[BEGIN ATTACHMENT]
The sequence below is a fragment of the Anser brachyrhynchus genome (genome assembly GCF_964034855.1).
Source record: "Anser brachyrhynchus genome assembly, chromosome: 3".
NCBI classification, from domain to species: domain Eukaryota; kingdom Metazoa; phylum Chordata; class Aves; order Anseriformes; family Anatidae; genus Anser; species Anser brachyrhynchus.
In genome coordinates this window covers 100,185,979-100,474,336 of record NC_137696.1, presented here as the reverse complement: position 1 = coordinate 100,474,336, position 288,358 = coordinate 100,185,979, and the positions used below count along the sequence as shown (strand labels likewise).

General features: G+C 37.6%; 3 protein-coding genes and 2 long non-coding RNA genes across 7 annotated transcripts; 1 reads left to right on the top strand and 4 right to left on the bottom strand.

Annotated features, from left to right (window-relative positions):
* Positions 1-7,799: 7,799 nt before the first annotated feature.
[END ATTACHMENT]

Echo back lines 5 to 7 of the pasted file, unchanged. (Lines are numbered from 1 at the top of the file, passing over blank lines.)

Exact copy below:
General features: G+C 37.6%; 3 protein-coding genes and 2 long non-coding RNA genes across 7 annotated transcripts; 1 reads left to right on the top strand and 4 right to left on the bottom strand.

Annotated features, from left to right (window-relative positions):
* Positions 1-7,799: 7,799 nt before the first annotated feature.